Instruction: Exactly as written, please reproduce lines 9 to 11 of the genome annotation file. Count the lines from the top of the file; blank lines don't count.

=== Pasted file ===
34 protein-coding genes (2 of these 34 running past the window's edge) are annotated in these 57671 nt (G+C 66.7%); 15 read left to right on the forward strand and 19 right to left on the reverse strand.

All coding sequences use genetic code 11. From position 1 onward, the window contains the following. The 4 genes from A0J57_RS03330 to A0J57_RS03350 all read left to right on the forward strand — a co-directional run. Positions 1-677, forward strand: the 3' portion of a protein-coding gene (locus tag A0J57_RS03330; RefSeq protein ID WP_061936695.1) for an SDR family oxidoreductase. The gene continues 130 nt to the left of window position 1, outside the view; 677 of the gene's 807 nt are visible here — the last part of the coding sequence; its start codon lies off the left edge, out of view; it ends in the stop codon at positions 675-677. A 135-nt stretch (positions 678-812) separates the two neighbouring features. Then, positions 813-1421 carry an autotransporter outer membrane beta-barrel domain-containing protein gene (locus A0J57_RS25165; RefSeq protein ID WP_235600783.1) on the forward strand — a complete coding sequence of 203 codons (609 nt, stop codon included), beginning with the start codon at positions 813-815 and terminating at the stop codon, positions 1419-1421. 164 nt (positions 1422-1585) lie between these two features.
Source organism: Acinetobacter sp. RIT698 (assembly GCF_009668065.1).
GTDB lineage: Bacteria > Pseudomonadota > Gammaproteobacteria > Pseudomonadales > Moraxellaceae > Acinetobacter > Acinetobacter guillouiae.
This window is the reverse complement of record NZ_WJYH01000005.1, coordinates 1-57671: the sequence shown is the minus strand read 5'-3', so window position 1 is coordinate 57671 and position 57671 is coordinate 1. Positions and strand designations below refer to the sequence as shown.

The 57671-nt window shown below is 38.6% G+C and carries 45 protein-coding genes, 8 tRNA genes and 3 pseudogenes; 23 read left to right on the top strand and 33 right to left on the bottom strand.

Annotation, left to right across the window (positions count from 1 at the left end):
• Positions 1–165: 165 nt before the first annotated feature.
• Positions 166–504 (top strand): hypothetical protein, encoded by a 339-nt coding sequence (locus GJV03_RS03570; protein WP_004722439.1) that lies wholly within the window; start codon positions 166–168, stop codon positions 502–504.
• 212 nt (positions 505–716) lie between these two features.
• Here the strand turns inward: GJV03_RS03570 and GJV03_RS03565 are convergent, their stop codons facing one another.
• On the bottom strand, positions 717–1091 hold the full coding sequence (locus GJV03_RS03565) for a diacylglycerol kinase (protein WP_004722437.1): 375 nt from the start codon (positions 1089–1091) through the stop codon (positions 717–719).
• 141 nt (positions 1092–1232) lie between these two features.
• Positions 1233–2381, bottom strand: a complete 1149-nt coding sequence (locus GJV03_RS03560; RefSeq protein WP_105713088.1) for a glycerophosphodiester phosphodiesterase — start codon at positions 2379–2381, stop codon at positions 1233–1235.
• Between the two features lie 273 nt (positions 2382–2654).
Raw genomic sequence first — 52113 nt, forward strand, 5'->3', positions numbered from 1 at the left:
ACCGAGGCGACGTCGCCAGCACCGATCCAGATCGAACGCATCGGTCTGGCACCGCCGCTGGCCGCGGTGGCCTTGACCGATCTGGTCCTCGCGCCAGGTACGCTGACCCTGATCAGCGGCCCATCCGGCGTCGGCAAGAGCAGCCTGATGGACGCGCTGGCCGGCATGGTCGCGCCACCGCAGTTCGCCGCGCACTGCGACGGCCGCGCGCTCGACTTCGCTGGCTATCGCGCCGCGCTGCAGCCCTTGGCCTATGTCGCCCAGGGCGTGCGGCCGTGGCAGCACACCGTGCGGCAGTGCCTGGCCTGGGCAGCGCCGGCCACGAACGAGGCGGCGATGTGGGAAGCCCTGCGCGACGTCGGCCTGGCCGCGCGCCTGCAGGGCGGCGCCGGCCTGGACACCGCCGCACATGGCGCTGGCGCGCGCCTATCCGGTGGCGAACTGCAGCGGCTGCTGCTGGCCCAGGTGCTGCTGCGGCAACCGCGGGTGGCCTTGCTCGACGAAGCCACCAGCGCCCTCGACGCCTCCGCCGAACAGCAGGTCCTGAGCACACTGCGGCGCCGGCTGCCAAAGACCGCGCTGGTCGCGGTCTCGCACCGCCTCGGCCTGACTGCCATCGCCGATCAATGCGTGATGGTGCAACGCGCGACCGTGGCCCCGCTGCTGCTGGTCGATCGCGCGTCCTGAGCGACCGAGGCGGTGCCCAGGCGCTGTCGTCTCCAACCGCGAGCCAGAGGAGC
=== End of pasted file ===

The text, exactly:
• Positions 166–504 (top strand): hypothetical protein, encoded by a 339-nt coding sequence (locus GJV03_RS03570; protein WP_004722439.1) that lies wholly within the window; start codon positions 166–168, stop codon positions 502–504.
• 212 nt (positions 505–716) lie between these two features.
• Here the strand turns inward: GJV03_RS03570 and GJV03_RS03565 are convergent, their stop codons facing one another.